Corn Leafing Out Prior to Emergence Due to Chilling Injury
- Several factors in the normal process of germination can work together to result in corn leafing out prior to emergence.
- Understanding the most likely causes can potentially help avoid leafing out prior to emergence in future crops.
- Symptoms of chilling injury may be compounded by stresses such as herbicide injury, disease, or soil crusting.
- Farmers can manage fields to avoid chilling injury by planting during a favorable forecast and should follow up with scouting for seedling health and emergence success.
Emergence vs. Leafing Out
Emergence. Visual signs of germination include swelling of the seed, elongation of the radical, and growth of the coleoptile.1 Roots grow down and the shoots (the coleoptile and mesocotyl) grow up due to geotropism, which is plant growth in response to gravity. The coleoptile is a shield that protects the contained leaves as the shoot is pushed through the soil due to elongation of the mesocotyl - the white internode tissue between the seed and the coleoptile (Figure 1). When the coleoptile senses light with red wavelengths, mesocotyl growth stops due to a change in hormones sent from the coleoptile to the mesocotyl. The processes of germination and emergence depend on several types of plant hormones. One type thought to be key in geotropism is auxins. Auxins are similar to the synthetic plant hormones in herbicides, such as 2,4-D, and cause cell elongation. Hormones can be greatly affected by temperature and other environmental conditions.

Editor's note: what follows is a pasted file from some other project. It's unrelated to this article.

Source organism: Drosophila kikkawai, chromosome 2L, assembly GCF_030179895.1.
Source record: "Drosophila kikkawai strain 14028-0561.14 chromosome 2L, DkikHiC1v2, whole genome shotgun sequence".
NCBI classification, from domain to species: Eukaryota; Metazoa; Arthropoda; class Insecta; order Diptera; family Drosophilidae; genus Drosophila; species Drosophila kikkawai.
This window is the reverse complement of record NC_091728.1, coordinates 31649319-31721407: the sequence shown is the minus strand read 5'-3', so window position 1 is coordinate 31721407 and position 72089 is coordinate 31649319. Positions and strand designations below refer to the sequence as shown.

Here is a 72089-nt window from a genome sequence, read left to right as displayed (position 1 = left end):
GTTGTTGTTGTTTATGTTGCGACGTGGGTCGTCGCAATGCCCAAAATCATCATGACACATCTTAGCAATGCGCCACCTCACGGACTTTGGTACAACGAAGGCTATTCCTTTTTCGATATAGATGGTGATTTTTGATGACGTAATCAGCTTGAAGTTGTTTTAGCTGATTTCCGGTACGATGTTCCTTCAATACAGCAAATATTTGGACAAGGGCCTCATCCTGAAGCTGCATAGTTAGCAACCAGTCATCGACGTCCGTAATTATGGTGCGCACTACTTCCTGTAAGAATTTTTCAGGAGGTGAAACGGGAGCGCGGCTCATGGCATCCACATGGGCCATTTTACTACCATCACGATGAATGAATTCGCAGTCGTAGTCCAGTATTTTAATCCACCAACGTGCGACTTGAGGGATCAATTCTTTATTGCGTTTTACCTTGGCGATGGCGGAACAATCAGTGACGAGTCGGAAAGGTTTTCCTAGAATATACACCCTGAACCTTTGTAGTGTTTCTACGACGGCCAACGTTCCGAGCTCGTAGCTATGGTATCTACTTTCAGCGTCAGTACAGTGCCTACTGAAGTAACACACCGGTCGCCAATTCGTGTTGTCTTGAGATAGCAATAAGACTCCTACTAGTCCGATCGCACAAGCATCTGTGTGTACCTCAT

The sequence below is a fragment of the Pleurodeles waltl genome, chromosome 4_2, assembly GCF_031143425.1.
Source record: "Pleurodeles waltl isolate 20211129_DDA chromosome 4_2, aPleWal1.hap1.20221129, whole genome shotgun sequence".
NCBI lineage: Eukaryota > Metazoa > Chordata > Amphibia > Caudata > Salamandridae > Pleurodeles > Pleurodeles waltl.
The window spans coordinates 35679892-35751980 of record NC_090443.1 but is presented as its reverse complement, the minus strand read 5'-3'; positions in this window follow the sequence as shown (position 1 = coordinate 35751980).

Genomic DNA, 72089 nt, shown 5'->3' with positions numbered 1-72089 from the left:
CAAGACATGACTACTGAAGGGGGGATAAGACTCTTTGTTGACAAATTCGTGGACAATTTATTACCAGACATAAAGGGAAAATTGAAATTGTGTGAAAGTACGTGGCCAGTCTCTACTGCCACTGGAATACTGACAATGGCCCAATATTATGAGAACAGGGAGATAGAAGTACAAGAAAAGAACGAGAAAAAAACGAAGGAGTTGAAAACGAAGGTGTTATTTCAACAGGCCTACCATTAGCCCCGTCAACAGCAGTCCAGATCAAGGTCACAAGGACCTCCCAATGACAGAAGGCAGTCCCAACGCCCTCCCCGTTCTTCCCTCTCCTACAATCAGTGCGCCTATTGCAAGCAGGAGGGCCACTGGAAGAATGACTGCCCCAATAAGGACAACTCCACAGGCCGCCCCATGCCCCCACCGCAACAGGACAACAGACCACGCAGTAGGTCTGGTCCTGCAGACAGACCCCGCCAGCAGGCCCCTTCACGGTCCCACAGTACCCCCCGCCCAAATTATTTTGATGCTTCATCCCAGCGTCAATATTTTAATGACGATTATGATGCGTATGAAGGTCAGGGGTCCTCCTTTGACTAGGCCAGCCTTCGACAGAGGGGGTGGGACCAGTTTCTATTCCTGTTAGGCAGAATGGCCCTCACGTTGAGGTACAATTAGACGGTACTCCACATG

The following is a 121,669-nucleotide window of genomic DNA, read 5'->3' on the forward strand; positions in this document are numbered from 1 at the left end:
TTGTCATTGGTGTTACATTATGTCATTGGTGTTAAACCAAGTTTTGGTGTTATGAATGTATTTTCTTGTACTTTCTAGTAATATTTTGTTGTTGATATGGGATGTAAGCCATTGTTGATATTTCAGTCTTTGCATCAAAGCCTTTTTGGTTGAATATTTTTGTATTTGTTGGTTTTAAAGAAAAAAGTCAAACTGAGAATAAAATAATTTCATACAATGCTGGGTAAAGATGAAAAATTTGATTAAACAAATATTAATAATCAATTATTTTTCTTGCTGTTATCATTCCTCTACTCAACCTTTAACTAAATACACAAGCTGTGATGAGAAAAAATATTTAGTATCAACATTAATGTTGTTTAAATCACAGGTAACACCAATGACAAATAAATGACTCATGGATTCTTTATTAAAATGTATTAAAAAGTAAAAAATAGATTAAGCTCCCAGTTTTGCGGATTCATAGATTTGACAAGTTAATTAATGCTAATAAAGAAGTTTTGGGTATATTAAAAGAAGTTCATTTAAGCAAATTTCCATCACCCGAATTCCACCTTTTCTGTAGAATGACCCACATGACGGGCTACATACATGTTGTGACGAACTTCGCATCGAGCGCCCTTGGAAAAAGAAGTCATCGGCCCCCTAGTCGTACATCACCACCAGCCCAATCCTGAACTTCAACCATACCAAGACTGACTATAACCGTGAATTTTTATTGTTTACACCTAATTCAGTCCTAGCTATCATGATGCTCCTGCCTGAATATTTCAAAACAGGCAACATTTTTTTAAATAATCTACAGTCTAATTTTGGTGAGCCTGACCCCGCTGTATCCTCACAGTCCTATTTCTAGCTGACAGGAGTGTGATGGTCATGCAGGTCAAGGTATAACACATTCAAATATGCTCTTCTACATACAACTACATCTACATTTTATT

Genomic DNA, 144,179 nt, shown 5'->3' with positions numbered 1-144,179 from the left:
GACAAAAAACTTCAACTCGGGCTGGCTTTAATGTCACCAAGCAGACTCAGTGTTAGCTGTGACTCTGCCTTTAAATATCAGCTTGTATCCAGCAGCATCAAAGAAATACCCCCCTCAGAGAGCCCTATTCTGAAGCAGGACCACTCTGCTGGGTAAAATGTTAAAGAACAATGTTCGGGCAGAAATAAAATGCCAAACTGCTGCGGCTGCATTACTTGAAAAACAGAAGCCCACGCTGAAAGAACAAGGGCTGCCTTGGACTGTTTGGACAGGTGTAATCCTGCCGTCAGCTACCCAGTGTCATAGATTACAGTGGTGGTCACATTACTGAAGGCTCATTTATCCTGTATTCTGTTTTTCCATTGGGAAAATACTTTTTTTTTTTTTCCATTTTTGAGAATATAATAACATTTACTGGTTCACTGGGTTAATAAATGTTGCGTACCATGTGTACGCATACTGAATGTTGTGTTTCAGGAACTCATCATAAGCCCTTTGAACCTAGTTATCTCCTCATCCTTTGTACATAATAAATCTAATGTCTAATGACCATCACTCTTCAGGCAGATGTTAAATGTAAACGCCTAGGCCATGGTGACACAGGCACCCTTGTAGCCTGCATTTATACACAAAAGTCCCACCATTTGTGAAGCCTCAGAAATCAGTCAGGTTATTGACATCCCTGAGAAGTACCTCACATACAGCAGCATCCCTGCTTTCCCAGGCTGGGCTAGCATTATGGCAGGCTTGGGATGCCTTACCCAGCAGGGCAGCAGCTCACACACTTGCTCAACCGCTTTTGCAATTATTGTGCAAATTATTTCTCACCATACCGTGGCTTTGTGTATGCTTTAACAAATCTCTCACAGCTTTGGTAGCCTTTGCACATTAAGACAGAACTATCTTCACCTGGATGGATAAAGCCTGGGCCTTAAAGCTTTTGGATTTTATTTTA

Leafing Out. When coleoptiles are damaged or mesocotyls have irregular growth prior to emergence, the leaves can break through the coleoptile (Figure 2). Without the protection from the intact coleoptile, it is difficult for leaves to penetrate the soil surface. There are often several factors that can contribute to problems with leafing out, including: planting depth, soil compaction, chilling injury, soil crusting, and saturated soil conditions.
Chilling or Cold Temperature Injury
Chilling injury can occur at different stages of germination and emergence. Seeds that experience cold temperatures or imbibe cold water (less than 40º F) in the first 24 to 36 hours after planting may have damaged cell membranes leading to abnormal germination from disruption of energy conversion in the embryo.2,3 Chilling injury during the emergence process can result in corkscrewed mesocotyls and/or leafing out below the soil surface.2,4 Environmental conditions that favor chilling injury include extended exposure to soil temperatures under 50º F, and/or large swings (25º to 30º F) in daily soil temperatures.4,5 Planting in dry soil conditions can result in inadequate seed-to-soil moisture contact within the seed furrow. These conditions can increase the differences in emergence among seedlings. Planting deeper is often needed in dry soil conditions to reach soil moisture. However, planting deeper can increase leafing out underground as the length of time from germination to emergence is often greater, which increases the chance for coleoptile and/or mesocotyl damage.
Symptoms of chilling injury can also be caused by other factors and may be compounded by additional stresses during germination. These stresses include soil crusting, disease, or herbicide injury. Since symptoms are not unique to chilling injury, they can be hard to decipher.